Lieutenant William Davis of the North Carolina State University Police Department will serve as the director of the North Carolina Law Enforcement Torch Run® (NC LETR) for Special Olympics North Carolina effective January 1, 2020, according to Keith L. Fishburne, president/CEO of Special Olympics North Carolina.
For the first time since the Torch Run efforts began in North Carolina in 1988, Lt. Davis becomes the first university law enforcement officer in the state to serve as director.
The North Carolina Law Enforcement Torch Run® for Special Olympics unites officers from law enforcement agencies and corrections facilities across the state in an annual effort to raise funds and awareness for Special Olympics North Carolina. In 2019, more than $1.3 million was raised for Special Olympics NC through the Torch Run efforts. A statewide committee of officers from various agencies and several Special Olympics NC athletes oversee the annual activities of the NC LETR throughout the state.
In this volunteer position, Lt. Davis will serve as chairman of the NC LETR Council, preside over the annual NC LETR Conference and drive recruitment efforts of law enforcement agencies and officers for the Torch Run’s fundraising and public awareness campaign. The NC LETR Council is comprised of law enforcement officers providing logistical support for signature event fundraisers and collaboration with SONC staff for various Torch Run activities.
Lt. Davis became the agency Torch Run coordinator for the NC State University Police Department in 2013 with the agency’s signature fundraising event being a polar plunge and 5K run on NC State’s Centennial Campus. Since 2013, his agency has raised nearly $120,000 for SONC. He is also an advisor to the NC State Special Olympics College Club, which engages NC State students in Special Olympics activities. In 2015, he became a member of the NC LETR Council.
Professionally, Lt. Davis is an internal affairs manager for the NC State University Police Department. He has been with the university since 1999 and completed training with the Coastal Plain Law Enforcement Management Institute – Coastal Plain Law Enforcement Training Center, Methodist University’s West Point Leadership Program, Gavin De ‘Beckers & Associates Advanced Threat Assessment and Management Academy and the NC State Administrative Officers Management Program.
Law enforcement officers and agencies interested in joining the North Carolina Law Enforcement Torch Run for Special Olympics North Carolina should contact Leslie Moyar at email@example.com.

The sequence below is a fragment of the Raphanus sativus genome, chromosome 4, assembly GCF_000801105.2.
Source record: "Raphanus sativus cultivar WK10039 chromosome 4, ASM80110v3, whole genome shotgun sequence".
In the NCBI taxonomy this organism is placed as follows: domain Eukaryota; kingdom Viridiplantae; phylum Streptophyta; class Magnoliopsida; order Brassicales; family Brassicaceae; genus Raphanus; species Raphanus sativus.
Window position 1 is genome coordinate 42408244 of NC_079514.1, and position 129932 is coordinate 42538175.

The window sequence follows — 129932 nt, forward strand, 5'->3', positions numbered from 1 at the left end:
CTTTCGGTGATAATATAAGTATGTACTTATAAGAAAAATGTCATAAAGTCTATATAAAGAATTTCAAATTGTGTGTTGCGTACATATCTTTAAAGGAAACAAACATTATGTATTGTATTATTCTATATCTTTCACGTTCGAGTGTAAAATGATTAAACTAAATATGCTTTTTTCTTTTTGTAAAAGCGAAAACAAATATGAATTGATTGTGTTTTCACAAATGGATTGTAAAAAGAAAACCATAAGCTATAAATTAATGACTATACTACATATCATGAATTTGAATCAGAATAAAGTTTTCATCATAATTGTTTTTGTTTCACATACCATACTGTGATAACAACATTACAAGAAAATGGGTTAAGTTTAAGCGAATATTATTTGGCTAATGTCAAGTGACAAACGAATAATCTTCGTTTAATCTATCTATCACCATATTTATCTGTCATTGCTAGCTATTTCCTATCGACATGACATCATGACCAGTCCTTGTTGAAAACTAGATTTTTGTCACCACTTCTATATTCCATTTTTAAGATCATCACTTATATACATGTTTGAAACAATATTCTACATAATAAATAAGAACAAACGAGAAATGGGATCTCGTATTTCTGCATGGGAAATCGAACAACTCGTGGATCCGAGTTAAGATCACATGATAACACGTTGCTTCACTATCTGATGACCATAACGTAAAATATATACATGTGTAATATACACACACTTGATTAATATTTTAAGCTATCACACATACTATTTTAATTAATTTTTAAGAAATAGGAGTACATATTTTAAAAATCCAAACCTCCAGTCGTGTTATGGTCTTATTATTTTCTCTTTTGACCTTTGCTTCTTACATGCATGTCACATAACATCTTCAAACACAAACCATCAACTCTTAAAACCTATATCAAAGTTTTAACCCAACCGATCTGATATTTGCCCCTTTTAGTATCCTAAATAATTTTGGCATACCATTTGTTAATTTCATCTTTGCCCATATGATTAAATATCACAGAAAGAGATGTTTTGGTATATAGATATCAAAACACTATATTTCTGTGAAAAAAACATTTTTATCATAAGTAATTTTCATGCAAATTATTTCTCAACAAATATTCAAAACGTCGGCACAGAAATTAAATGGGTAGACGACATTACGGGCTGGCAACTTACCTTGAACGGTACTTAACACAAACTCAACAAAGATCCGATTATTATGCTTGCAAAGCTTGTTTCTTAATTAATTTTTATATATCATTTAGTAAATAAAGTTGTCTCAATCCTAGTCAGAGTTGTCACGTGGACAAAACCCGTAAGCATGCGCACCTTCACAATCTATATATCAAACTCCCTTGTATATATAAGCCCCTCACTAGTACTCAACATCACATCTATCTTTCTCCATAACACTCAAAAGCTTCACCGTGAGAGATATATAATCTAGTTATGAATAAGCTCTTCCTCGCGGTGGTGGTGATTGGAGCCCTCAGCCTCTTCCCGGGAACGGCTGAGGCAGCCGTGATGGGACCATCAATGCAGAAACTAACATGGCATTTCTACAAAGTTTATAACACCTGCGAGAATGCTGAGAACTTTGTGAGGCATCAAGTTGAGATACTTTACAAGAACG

About the NC Law Enforcement Torch Run
The Law Enforcement Torch Run is an international fundraising campaign for Special Olympics. Special Olympics provides year-round sports training and competition for more than 5.4 million children and adults around the world who have intellectual disabilities. Nearly 40,000 athletes participate in Special Olympics in North Carolina, making it one of the largest Special Olympics programs in the world.
The Law Enforcement Torch Run® for Special Olympics is officially endorsed by the International Association of Chiefs of Police, the North Carolina Association of Chiefs of Police, the National Sheriff’s Association, the North Carolina Sheriff’s Association, the International Association of Campus Law Enforcement Administrators, the National Association of School Resource Officers, NC Association of School Resource Officers, NC Department of Justice and the NC Department of Public Safety.
About Special Olympics North Carolina
Since 1968, the organization has used the transformative power of sports to improve the lives of children and adults with intellectual disabilities. Nearly 40,000 athletes in North Carolina inspire thousands of coaches, sports officials, local program committee members and event organizers involved in Special Olympics statewide. SONC offers year-round training and competition in 19 Olympic-type sports on local and state levels as well as health and wellness initiatives to improve the health status and increase access to community health resources for individuals with intellectual disabilities. Youth become agents of change through Unified Champion Schools, an education and sports-based program created by Special Olympics to build an inclusive environment among youth with and without intellectual disabilities as well as empower them to become youth leaders and create change in their community. Visit Special Olympics North Carolina at www.specialolympicsnc.com. Engage with us on Twitter, Instagram, Facebook and YouTube.